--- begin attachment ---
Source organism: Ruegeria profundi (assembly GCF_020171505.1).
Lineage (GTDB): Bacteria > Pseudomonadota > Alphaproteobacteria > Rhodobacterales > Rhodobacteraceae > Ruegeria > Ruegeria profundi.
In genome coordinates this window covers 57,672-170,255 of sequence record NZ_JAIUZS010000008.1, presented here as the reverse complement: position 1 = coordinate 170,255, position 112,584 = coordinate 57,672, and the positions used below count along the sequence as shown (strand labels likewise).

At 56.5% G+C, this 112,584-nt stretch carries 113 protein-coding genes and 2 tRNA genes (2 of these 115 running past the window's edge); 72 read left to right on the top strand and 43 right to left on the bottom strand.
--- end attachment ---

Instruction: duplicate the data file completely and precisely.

Source organism: Ruegeria profundi (assembly GCF_020171505.1).
Lineage (GTDB): Bacteria > Pseudomonadota > Alphaproteobacteria > Rhodobacterales > Rhodobacteraceae > Ruegeria > Ruegeria profundi.
In genome coordinates this window covers 57,672-170,255 of sequence record NZ_JAIUZS010000008.1, presented here as the reverse complement: position 1 = coordinate 170,255, position 112,584 = coordinate 57,672, and the positions used below count along the sequence as shown (strand labels likewise).

At 56.5% G+C, this 112,584-nt stretch carries 113 protein-coding genes and 2 tRNA genes (2 of these 115 running past the window's edge); 72 read left to right on the top strand and 43 right to left on the bottom strand.